The first mission by the U.S. that was successful was in 1964 with the Mariner 4. The spacecraft did a flyby of Mars and sent back the first-ever images of the Red Planet. Scientists were eager to study the pictures and learn even more, so NASA sent a number of other Mariner missions to Mars including Mariners 6 and 7 that were flybys that sent back both data and images.
1970s and 1980s:
NASA sent Mariner 9 to Mars in 1971 and it arrived at the worst time. The Red Planet was experiencing what we later found out was the kind of massive dust storm that often happens and is planet-wide. Mariner 9 was placed in orbit until the dust settled and then sent back 7,329 photographs that showed around 85% of the planet’s surface.
Scientists learned then that Mars had many features that we were familiar with on Earth including flood plains, volcanic features, river beds, and craters.
The two Viking landers were sent by NASA in 1976 and they successfully landed on Mars’ surface then linked back to Earth with the use of their orbiters. Both of these missions continued on for a number of years supplying atmospheric data, surface images, and orbiter mapping.
After the Viking landers, there weren’t any other missions until 1988 when the Soviets sent out the two Phobos Missions. Contact was lost with Phobos 1 and Phobos 2 did enter the Mars orbit and sent data back to Earth before the controllers lost contact with it as well.
More missions have been sent to Mars than any other planet and yet there has been a high rate that weren’t successful. In 1993 NASA set the Mars Observer and then lost communication. After an investigation it was believed that it failed due to a fuel leak. Another launch by the Soviet Union, Mars 96, also failed.
Other failures in the 90’s included the Nozomi from Japan (also known as Planet B) when it never entered the orbit of Mars, NASA’s Mars Climate Orbiter crashed into the surface in 1999, and another 1999 Mars NASA mission called the Mars Polar Lander crashed due to equipment failure.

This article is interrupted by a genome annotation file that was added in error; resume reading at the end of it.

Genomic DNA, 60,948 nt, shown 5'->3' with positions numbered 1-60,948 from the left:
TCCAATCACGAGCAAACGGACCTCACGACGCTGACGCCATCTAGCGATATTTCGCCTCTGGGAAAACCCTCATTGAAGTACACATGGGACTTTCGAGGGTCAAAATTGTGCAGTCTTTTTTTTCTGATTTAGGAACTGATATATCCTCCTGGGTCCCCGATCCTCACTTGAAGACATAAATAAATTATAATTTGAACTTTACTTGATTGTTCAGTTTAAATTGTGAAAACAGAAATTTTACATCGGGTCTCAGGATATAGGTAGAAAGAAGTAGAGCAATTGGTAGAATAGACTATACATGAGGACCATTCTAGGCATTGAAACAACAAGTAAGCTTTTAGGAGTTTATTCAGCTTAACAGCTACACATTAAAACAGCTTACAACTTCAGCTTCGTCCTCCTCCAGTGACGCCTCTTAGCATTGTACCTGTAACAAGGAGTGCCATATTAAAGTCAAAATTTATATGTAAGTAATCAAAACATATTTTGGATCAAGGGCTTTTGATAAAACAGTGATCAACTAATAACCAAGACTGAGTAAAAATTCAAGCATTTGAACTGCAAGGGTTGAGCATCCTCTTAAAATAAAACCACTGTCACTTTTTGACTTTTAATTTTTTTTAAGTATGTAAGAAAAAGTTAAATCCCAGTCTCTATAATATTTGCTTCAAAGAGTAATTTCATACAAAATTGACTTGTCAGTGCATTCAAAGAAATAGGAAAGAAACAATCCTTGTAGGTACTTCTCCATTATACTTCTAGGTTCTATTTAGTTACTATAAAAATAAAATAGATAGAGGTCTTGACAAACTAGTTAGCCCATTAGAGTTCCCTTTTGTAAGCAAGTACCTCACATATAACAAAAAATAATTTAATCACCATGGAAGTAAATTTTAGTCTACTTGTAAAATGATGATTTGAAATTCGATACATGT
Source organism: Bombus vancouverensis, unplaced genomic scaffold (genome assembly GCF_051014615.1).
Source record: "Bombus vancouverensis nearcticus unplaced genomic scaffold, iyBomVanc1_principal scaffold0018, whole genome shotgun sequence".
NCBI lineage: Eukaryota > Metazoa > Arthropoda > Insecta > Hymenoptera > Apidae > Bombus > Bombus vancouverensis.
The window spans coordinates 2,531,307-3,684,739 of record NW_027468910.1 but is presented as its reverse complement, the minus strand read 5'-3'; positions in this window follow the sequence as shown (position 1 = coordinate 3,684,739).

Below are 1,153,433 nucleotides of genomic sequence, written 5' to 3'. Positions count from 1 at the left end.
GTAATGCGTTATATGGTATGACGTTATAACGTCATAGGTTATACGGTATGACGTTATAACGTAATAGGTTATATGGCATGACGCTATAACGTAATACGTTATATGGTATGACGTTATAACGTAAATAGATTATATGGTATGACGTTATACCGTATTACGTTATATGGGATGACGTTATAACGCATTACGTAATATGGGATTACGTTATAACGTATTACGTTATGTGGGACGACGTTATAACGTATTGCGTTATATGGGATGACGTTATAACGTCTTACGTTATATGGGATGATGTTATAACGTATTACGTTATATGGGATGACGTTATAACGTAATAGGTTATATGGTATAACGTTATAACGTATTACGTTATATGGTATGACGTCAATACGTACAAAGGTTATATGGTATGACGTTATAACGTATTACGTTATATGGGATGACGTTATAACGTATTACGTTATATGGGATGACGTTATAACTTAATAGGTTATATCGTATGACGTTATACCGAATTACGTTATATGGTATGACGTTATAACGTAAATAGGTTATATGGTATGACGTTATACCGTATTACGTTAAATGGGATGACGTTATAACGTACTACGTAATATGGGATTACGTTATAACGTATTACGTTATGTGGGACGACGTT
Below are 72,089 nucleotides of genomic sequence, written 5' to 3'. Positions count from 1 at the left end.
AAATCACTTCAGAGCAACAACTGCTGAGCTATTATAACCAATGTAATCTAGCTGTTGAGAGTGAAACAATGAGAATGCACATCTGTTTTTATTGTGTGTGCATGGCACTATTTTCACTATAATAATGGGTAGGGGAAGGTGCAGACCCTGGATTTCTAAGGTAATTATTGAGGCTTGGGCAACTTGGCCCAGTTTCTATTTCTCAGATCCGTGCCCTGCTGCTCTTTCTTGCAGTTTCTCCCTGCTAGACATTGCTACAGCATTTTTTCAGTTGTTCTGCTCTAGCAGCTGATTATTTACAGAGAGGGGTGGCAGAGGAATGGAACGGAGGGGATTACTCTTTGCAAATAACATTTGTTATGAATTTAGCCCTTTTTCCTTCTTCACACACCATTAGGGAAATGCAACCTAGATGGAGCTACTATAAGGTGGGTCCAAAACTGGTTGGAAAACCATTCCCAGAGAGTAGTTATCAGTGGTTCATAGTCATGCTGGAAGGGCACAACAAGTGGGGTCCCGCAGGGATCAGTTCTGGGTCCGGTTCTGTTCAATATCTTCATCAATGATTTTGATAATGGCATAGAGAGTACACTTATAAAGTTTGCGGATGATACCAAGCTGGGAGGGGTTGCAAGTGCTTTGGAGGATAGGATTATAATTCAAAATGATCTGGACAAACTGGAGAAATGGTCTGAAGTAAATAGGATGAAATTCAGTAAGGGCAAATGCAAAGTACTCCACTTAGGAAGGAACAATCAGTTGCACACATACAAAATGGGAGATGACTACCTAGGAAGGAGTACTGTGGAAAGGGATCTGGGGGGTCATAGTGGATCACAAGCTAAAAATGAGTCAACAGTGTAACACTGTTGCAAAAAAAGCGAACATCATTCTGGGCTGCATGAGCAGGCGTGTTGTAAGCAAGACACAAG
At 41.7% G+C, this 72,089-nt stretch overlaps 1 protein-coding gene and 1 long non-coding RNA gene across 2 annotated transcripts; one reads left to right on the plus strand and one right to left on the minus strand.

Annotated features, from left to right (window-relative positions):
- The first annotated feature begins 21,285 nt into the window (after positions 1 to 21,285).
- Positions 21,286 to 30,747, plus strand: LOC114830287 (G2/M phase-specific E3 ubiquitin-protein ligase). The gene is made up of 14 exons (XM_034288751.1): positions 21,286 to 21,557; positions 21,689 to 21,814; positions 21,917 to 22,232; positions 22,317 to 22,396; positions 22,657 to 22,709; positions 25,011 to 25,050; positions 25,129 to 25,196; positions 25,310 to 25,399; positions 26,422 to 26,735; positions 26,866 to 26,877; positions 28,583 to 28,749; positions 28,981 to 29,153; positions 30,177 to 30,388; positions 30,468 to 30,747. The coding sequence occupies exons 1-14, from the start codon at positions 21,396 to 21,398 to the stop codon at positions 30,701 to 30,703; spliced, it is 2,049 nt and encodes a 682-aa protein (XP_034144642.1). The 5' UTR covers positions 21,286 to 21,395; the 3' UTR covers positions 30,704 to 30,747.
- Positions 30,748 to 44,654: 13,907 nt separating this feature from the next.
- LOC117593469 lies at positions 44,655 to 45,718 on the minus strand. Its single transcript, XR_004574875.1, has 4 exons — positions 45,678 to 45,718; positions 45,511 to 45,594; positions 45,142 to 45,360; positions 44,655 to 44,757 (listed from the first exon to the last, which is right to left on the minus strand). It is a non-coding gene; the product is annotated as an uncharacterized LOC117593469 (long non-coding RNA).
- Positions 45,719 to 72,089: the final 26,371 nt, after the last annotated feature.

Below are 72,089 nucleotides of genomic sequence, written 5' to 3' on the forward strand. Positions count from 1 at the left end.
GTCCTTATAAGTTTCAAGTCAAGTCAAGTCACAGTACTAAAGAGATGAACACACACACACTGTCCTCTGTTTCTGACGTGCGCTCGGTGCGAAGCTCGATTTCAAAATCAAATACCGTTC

However, there were some successes in the 1990s and they include:
NASA’s Mars Global Surveyor that spent almost ten years imaging and mapping mars from orbit.
Mars Pathfinder mission was the first successful rover that was placed on Mars. It lasted for 3 months and was the first mission to drill and get a sample of the rocks to figure out what they are made of.
In the first twenty years of the 21st century there were more successful missions including:
NASA’s Mars Odyssey
The European Space Agency’s (ESA) Mars Express
The Mars Exploration Rovers A and B. Spirit and Opportunity landed in 2004 and began searching for evidence that there was ever water on Mars. Although only designed for about a three month tour, Spirit lasted for seven years and Opportunity stopped in June, 2018 when a dust storm overtook it. Opportunity lasted around 14 years.
Both rovers were critical in gaining information about Mars’ surface, trying to find evidence of past water, and sending valuable data and images back to Earth regarding the surface, climate, and weather.
In 2005, the Mars Reconnaissance Orbiter launched with the purpose of imaging and mapping Mars in high resolution. It, combined with other orbiters, have supplied a useful radio link back to Earth.
Mars Phoenix landed on the Red Planet for the purposes of cataloging the norther pole region conditions.
In 2003, the Russians, British, and in 2011, the Chinese all had back luck with their launched spacecraft. The Beagle Rover did arrive at Mars but then failed when it landed. The Fobos-Grunt and Yinghuo-1 missions both fell back to Earth after a launch failure.
The U.S. rover Mars Curiosity has been one of the most successful, roaming all over the planet and sending images and data about rock mineralogy.
September, 2014, the Indian Space Research Organization Mars Orbiter Mission (nicknamed “Mom”), and NASA’s MAVEN mission were successfully launched and arrived. MOM is sending back images and data about the atmosphere of Mars.
MAVEN was designed as an atmospheric satellite that is taking samples of the upper atmosphere to figure out why the planet is losing its atmosphere. The atmospheric information may give an idea as to why Mars may have lost water in the past.